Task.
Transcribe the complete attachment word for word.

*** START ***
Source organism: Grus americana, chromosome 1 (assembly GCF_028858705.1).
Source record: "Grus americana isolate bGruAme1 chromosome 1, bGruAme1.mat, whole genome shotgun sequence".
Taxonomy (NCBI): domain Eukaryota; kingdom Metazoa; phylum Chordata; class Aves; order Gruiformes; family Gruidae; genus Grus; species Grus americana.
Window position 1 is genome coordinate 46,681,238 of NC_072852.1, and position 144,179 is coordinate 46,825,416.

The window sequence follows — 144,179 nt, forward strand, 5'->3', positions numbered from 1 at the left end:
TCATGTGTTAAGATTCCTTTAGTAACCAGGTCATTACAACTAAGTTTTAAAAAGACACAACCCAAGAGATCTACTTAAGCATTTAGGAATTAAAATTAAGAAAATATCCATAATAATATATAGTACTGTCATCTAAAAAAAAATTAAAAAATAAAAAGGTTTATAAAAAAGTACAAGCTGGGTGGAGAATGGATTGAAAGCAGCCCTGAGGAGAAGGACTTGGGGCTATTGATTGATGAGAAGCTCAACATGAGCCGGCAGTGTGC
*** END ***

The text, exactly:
Source organism: Grus americana, chromosome 1 (assembly GCF_028858705.1).
Source record: "Grus americana isolate bGruAme1 chromosome 1, bGruAme1.mat, whole genome shotgun sequence".
Taxonomy (NCBI): domain Eukaryota; kingdom Metazoa; phylum Chordata; class Aves; order Gruiformes; family Gruidae; genus Grus; species Grus americana.
Window position 1 is genome coordinate 46,681,238 of NC_072852.1, and position 144,179 is coordinate 46,825,416.

The window sequence follows — 144,179 nt, forward strand, 5'->3', positions numbered from 1 at the left end:
TCATGTGTTAAGATTCCTTTAGTAACCAGGTCATTACAACTAAGTTTTAAAAAGACACAACCCAAGAGATCTACTTAAGCATTTAGGAATTAAAATTAAGAAAATATCCATAATAATATATAGTACTGTCATCTAAAAAAAAATTAAAAAATAAAAAGGTTTATAAAAAAGTACAAGCTGGGTGGAGAATGGATTGAAAGCAGCCCTGAGGAGAAGGACTTGGGGCTATTGATTGATGAGAAGCTCAACATGAGCCGGCAGTGTGC